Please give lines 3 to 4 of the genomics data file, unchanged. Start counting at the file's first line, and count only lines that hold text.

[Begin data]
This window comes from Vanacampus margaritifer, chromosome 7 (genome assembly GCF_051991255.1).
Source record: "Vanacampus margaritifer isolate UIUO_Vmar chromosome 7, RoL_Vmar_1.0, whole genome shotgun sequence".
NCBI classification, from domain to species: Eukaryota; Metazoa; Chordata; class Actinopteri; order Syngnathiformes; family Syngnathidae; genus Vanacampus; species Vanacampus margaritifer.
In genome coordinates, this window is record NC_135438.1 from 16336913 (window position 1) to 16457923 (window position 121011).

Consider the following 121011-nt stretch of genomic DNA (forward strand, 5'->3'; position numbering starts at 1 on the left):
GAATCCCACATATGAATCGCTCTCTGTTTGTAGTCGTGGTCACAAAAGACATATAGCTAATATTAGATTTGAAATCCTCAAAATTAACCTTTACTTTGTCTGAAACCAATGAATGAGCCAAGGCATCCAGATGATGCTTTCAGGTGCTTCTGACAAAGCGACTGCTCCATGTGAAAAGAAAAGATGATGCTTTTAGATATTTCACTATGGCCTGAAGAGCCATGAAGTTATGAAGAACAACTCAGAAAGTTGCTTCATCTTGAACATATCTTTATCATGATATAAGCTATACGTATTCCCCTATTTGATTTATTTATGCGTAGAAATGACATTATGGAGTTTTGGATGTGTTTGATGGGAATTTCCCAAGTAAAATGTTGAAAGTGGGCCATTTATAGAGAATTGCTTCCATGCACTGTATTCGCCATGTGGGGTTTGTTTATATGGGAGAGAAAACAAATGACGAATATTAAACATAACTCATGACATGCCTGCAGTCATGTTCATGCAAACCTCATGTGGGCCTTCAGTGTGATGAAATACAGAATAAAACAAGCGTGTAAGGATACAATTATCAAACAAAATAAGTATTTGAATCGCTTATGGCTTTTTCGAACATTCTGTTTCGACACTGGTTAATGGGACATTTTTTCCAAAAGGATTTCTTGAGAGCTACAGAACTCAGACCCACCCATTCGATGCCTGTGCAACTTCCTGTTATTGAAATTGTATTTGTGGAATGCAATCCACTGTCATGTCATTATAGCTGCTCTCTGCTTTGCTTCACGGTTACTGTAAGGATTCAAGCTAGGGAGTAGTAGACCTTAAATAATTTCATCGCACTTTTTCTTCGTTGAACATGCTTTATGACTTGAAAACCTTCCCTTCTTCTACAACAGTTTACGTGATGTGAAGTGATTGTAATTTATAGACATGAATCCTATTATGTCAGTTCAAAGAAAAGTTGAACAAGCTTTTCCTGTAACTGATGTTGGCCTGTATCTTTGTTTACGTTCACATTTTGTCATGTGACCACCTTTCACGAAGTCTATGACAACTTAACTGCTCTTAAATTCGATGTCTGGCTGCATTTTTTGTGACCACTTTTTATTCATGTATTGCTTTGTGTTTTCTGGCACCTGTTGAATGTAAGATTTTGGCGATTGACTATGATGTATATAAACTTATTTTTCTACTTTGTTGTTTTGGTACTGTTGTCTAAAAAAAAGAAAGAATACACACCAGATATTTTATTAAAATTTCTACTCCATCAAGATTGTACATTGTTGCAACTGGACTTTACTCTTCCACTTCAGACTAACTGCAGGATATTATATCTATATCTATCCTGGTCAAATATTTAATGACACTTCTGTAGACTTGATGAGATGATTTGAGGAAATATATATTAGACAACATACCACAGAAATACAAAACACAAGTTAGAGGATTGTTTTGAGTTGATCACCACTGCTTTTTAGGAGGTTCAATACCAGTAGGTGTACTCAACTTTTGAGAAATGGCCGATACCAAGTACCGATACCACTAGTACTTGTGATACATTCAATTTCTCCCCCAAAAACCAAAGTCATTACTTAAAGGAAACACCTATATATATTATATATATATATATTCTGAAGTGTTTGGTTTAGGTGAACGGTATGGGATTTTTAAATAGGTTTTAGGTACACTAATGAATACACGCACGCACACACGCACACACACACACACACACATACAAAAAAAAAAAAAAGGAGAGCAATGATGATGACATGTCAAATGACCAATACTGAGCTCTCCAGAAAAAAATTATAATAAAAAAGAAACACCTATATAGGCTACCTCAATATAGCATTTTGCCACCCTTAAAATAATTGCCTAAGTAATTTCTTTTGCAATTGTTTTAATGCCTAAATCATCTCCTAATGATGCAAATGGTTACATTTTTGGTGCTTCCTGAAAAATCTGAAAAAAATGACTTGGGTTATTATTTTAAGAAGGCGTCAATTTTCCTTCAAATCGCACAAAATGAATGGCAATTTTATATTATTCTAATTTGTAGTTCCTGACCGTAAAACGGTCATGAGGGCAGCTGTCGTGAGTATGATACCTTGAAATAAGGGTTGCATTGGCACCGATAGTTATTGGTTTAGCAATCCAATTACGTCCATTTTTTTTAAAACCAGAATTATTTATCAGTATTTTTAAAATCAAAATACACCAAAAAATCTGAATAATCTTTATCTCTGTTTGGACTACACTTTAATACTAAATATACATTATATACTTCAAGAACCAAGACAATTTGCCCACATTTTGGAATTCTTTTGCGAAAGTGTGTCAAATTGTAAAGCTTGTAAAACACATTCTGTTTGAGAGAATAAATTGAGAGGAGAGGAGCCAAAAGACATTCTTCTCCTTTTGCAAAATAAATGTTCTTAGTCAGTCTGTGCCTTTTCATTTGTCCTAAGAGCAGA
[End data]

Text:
NCBI classification, from domain to species: Eukaryota; Metazoa; Chordata; class Actinopteri; order Syngnathiformes; family Syngnathidae; genus Vanacampus; species Vanacampus margaritifer.
In genome coordinates, this window is record NC_135438.1 from 16336913 (window position 1) to 16457923 (window position 121011).